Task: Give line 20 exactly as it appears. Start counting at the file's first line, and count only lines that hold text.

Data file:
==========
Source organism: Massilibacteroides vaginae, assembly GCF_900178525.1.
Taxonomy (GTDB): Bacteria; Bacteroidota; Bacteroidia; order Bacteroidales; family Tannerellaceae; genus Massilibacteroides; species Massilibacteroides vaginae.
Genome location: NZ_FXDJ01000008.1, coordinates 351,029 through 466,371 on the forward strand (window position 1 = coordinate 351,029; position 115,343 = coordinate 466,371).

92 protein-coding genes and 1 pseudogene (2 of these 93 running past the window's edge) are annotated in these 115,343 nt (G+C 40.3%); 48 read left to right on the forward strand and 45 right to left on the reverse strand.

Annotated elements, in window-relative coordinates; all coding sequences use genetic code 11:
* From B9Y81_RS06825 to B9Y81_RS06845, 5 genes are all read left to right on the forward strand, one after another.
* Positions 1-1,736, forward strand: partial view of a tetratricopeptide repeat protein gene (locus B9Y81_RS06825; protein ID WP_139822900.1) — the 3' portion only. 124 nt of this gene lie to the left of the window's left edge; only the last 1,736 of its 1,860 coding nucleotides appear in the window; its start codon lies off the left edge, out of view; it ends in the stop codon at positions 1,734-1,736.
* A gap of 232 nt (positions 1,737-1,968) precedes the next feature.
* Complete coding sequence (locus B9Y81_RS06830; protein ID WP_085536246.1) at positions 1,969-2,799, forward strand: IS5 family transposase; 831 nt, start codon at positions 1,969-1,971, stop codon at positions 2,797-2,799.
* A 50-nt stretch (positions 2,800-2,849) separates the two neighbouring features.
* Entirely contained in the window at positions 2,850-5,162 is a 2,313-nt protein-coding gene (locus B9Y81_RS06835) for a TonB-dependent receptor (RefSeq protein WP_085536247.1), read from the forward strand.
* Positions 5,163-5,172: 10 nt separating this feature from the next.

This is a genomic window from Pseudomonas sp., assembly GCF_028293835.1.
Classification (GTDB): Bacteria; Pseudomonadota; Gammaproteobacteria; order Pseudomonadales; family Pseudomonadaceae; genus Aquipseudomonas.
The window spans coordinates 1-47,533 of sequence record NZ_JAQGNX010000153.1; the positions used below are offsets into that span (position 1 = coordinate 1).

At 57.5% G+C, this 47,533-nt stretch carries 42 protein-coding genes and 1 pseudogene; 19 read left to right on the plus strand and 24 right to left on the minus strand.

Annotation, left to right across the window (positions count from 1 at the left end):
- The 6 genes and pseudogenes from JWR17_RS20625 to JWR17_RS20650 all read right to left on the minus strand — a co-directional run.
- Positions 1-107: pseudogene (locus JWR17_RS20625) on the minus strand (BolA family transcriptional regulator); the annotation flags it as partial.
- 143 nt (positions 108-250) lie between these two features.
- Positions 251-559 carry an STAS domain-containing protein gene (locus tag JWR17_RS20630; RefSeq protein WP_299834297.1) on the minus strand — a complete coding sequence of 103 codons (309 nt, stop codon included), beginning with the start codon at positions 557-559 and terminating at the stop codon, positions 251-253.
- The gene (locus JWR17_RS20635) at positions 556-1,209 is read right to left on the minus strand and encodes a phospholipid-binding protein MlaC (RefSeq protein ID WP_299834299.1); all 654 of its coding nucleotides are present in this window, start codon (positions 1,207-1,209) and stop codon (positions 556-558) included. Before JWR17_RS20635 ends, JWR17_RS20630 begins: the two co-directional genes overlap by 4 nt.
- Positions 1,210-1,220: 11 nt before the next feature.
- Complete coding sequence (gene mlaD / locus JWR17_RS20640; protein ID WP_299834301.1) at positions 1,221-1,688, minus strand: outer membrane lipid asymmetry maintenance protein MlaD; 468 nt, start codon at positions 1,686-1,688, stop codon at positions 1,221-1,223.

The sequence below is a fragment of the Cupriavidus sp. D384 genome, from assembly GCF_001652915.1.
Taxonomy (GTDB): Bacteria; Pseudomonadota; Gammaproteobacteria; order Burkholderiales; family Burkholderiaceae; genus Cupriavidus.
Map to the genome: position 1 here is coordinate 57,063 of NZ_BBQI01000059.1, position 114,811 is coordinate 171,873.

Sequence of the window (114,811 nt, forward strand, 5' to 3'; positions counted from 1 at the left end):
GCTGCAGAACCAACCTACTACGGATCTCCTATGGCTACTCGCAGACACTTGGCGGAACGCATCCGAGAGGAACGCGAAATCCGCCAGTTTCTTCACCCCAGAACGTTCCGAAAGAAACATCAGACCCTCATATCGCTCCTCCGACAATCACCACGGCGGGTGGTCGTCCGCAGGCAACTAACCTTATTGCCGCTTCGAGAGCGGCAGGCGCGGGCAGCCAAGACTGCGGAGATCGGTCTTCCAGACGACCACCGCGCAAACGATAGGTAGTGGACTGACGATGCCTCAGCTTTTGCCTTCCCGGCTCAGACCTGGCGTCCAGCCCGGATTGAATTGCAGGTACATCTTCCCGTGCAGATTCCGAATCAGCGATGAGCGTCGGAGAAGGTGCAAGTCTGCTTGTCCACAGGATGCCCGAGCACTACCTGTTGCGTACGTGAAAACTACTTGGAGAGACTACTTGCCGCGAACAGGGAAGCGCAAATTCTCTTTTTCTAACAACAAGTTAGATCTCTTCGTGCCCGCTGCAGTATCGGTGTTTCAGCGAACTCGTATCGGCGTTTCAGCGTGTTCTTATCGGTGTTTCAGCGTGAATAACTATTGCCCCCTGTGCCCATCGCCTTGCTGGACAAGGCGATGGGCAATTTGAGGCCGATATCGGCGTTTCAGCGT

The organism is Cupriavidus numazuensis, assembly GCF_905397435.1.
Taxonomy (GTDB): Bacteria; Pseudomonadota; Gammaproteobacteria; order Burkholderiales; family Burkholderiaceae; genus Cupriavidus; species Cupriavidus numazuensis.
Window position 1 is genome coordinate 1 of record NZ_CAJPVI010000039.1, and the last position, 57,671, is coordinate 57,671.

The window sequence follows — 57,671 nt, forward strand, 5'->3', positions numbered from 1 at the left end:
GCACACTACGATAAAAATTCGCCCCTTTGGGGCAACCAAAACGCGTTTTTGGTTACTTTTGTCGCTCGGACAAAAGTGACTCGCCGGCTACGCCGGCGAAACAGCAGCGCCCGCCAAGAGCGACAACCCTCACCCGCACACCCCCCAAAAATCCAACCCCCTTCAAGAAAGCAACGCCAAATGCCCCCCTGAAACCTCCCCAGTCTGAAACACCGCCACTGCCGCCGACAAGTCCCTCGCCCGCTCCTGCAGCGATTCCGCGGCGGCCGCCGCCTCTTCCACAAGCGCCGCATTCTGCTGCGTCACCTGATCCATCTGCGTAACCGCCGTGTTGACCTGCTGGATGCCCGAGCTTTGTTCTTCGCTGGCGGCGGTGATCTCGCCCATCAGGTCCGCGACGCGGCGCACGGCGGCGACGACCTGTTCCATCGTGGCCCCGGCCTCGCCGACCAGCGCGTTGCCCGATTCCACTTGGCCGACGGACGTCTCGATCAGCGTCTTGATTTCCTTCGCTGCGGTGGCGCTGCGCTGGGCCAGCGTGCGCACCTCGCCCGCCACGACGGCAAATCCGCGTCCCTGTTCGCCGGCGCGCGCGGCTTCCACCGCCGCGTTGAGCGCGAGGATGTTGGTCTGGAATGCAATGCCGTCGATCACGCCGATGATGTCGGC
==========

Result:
- 143 nt (positions 108-250) lie between these two features.